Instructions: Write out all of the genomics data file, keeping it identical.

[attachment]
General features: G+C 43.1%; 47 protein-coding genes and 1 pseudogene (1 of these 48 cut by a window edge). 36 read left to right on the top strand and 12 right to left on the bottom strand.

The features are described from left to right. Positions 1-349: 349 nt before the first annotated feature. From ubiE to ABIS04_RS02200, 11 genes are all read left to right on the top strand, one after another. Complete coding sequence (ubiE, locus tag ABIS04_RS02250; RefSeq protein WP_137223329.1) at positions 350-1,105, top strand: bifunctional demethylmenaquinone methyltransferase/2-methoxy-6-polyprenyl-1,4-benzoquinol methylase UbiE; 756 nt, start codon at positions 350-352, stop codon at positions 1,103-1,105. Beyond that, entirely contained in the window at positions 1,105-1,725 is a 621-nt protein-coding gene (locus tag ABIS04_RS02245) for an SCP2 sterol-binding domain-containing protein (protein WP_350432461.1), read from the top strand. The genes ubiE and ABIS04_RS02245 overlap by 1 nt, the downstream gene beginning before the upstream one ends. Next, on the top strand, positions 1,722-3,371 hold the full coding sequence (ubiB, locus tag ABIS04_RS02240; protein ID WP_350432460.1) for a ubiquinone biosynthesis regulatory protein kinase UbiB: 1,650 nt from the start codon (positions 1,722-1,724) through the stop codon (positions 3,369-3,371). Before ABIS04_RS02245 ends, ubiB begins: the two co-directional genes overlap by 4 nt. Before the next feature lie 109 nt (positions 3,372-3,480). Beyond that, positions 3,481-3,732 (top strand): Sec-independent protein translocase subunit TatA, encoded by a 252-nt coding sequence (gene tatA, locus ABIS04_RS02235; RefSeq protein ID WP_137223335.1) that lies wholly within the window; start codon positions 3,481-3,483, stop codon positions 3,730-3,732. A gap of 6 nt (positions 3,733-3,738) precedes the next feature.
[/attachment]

General features: G+C 43.1%; 47 protein-coding genes and 1 pseudogene (1 of these 48 cut by a window edge). 36 read left to right on the top strand and 12 right to left on the bottom strand.

The features are described from left to right. Positions 1-349: 349 nt before the first annotated feature. From ubiE to ABIS04_RS02200, 11 genes are all read left to right on the top strand, one after another. Complete coding sequence (ubiE, locus tag ABIS04_RS02250; RefSeq protein WP_137223329.1) at positions 350-1,105, top strand: bifunctional demethylmenaquinone methyltransferase/2-methoxy-6-polyprenyl-1,4-benzoquinol methylase UbiE; 756 nt, start codon at positions 350-352, stop codon at positions 1,103-1,105. Beyond that, entirely contained in the window at positions 1,105-1,725 is a 621-nt protein-coding gene (locus tag ABIS04_RS02245) for an SCP2 sterol-binding domain-containing protein (protein WP_350432461.1), read from the top strand. The genes ubiE and ABIS04_RS02245 overlap by 1 nt, the downstream gene beginning before the upstream one ends. Next, on the top strand, positions 1,722-3,371 hold the full coding sequence (ubiB, locus tag ABIS04_RS02240; protein ID WP_350432460.1) for a ubiquinone biosynthesis regulatory protein kinase UbiB: 1,650 nt from the start codon (positions 1,722-1,724) through the stop codon (positions 3,369-3,371). Before ABIS04_RS02245 ends, ubiB begins: the two co-directional genes overlap by 4 nt. Before the next feature lie 109 nt (positions 3,372-3,480). Beyond that, positions 3,481-3,732 (top strand): Sec-independent protein translocase subunit TatA, encoded by a 252-nt coding sequence (gene tatA, locus ABIS04_RS02235; RefSeq protein ID WP_137223335.1) that lies wholly within the window; start codon positions 3,481-3,483, stop codon positions 3,730-3,732. A gap of 6 nt (positions 3,733-3,738) precedes the next feature.